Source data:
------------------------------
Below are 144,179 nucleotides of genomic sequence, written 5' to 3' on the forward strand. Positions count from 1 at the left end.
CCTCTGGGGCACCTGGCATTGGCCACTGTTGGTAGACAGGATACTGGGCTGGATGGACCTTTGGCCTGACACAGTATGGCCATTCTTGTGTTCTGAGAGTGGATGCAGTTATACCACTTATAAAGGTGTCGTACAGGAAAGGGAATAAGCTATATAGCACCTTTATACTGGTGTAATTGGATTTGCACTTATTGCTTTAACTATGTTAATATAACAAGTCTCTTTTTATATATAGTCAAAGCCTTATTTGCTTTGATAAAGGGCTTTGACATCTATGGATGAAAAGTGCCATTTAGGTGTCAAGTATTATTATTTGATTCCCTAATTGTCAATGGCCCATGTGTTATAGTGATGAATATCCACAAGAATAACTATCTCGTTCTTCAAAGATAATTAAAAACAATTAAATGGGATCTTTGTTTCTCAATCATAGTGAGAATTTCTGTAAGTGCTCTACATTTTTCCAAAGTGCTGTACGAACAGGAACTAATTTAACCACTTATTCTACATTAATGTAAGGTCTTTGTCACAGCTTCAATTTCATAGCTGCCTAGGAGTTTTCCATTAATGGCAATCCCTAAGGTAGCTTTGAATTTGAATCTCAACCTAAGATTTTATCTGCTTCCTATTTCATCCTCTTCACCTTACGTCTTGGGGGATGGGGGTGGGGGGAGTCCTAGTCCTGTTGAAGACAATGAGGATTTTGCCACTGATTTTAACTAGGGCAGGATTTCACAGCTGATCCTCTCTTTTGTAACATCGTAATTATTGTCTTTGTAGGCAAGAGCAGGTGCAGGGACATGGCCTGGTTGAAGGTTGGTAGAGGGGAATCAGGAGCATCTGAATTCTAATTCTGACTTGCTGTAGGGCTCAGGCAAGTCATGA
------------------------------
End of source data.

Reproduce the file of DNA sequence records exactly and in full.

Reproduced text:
Below are 144,179 nucleotides of genomic sequence, written 5' to 3' on the forward strand. Positions count from 1 at the left end.
CCTCTGGGGCACCTGGCATTGGCCACTGTTGGTAGACAGGATACTGGGCTGGATGGACCTTTGGCCTGACACAGTATGGCCATTCTTGTGTTCTGAGAGTGGATGCAGTTATACCACTTATAAAGGTGTCGTACAGGAAAGGGAATAAGCTATATAGCACCTTTATACTGGTGTAATTGGATTTGCACTTATTGCTTTAACTATGTTAATATAACAAGTCTCTTTTTATATATAGTCAAAGCCTTATTTGCTTTGATAAAGGGCTTTGACATCTATGGATGAAAAGTGCCATTTAGGTGTCAAGTATTATTATTTGATTCCCTAATTGTCAATGGCCCATGTGTTATAGTGATGAATATCCACAAGAATAACTATCTCGTTCTTCAAAGATAATTAAAAACAATTAAATGGGATCTTTGTTTCTCAATCATAGTGAGAATTTCTGTAAGTGCTCTACATTTTTCCAAAGTGCTGTACGAACAGGAACTAATTTAACCACTTATTCTACATTAATGTAAGGTCTTTGTCACAGCTTCAATTTCATAGCTGCCTAGGAGTTTTCCATTAATGGCAATCCCTAAGGTAGCTTTGAATTTGAATCTCAACCTAAGATTTTATCTGCTTCCTATTTCATCCTCTTCACCTTACGTCTTGGGGGATGGGGGTGGGGGGAGTCCTAGTCCTGTTGAAGACAATGAGGATTTTGCCACTGATTTTAACTAGGGCAGGATTTCACAGCTGATCCTCTCTTTTGTAACATCGTAATTATTGTCTTTGTAGGCAAGAGCAGGTGCAGGGACATGGCCTGGTTGAAGGTTGGTAGAGGGGAATCAGGAGCATCTGAATTCTAATTCTGACTTGCTGTAGGGCTCAGGCAAGTCATGA